In 2010, I spent four weeks at PLAND, New Mexico, in August 2010, exploring beauty through everyday acts. Having never visited the US, I imagined New Mexico to be a harsh, hot desert full of snakes and scorpions. I was pleasantly surprised by the lush green mesa of sage brush, wide (wide) open blue skies and the odd hailstorm amid the heat. Not a scorpion in sight, and snakes sufficiently banished by the osha root given to me by PLAND (Erin Elder, Nina Elder and Nancy Zastudil) as a welcoming gift.

Living off-grid slows time down, giving everyday acts such as washing, cooking and keeping warm, a meditative quality. Living and working outdoors; figuring out how to keep the mice from your food; the best way to wash your whole body in a small basin of water; and dealing with your ‘human waste’ concentrates the mind and connects you totally with your surroundings.

This stripped back existence inspired me to focus on one of life’s most basic everyday acts – peeing. A series of experiments followed.

Making a pee battery; distilling pee bleach and dyeing clothes; extracting water from pee via a solar still; attempting to sell pee fertilizer. PLAND gave me the time and space to see where these experiments would go and ended up intersecting with other aspects of my residency.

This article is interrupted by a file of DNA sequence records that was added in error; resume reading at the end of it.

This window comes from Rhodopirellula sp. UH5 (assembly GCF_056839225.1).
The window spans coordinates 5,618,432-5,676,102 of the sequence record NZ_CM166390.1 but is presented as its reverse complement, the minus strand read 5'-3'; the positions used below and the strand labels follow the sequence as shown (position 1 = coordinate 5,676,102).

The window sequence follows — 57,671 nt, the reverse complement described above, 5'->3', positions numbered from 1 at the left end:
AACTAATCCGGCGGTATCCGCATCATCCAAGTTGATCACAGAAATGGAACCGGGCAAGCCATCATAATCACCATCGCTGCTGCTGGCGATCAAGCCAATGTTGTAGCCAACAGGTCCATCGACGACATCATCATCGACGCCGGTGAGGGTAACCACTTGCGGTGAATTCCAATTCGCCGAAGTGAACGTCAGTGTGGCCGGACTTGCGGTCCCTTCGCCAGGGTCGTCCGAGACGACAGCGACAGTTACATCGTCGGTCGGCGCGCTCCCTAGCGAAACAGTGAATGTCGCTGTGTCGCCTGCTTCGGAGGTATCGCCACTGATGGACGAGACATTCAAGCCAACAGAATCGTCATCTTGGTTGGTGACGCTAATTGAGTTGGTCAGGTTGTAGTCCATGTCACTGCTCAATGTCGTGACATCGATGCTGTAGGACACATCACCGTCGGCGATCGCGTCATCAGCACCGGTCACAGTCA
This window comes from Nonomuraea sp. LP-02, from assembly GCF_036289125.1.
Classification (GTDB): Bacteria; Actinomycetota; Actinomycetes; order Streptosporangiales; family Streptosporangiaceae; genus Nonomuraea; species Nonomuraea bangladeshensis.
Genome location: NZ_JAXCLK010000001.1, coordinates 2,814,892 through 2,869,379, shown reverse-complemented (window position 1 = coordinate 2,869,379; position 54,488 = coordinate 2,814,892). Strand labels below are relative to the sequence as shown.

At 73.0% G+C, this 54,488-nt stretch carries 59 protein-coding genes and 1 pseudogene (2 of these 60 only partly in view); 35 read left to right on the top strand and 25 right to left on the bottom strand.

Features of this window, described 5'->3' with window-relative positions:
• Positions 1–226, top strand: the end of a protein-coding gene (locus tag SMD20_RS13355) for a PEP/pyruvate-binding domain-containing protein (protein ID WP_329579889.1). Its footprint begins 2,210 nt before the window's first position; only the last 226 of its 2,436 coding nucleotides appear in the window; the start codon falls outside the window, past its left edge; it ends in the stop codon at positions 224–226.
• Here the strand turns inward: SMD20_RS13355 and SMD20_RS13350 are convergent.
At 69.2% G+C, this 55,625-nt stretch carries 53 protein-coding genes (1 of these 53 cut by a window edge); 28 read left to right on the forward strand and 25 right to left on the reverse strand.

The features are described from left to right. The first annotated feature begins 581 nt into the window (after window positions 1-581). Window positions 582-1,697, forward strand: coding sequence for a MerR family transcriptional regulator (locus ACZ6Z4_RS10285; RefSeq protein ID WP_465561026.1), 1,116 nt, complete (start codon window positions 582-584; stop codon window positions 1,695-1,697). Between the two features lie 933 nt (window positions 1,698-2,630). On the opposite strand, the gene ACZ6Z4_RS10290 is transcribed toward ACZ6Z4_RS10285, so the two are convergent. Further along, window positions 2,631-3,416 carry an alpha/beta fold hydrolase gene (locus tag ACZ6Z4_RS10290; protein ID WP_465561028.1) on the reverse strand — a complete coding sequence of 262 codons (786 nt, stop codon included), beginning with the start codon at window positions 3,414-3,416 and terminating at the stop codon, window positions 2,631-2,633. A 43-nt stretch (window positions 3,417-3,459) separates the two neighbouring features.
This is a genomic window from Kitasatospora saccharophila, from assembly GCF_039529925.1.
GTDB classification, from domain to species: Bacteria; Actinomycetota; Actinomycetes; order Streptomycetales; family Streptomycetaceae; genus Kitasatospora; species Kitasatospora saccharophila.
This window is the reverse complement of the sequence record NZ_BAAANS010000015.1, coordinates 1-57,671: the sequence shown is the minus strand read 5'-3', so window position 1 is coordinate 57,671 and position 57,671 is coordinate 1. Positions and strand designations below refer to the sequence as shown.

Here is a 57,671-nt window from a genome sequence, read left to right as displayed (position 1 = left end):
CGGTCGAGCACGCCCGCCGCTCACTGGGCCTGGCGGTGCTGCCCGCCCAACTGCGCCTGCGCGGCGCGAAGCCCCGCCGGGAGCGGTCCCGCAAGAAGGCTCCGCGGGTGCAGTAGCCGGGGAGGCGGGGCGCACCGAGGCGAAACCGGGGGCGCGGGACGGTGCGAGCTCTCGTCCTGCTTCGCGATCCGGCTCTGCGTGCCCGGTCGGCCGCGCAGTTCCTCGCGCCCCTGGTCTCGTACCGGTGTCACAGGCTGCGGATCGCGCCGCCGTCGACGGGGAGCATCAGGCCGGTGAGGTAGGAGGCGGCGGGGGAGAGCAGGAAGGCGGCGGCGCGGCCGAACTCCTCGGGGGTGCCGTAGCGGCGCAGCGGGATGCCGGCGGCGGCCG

One night, during dinner, we all peed in this hole in the ground, about seven of us. I placed an empty plastic container into the hole and covered it, and the hole, with a sheet of plastic, making sure the sheet dipped in the middle, right over the container. It baked in the New Mexico sun all the next day. The water from the pee condensed and collected on the plastic sheeting and then dripped into the plastic container. Clean enough to drink, if you wanted too. From this I made the Celebration Bottle – the water distilled from urine using the solar still is contained in this bottle. The bottle is decorated with red willow string and dollar bills. It commemorates a unique moment in time, never to be repeated – the coming together of seven individuals to share a meal on the Taos mesa plains.

I was also fortunate to make friends with the basket weaver Bob Allalunis, who took me around the locality and taught me to make baskets from the red willow growing in the irrigation ditches. Our friendship led to a lot of interesting conversations around value and cost, as well as insight into local history. These conversations, the basket making (and oddly, the pee experiments), led to two videos that were filmed during the residency – one looking at exchange (Exchange) and the other at the dualistic nature of history (Kit). A road trip with PLAND’s Nina, also furnished me with footage for a third video centered around the convergence of industry and nature.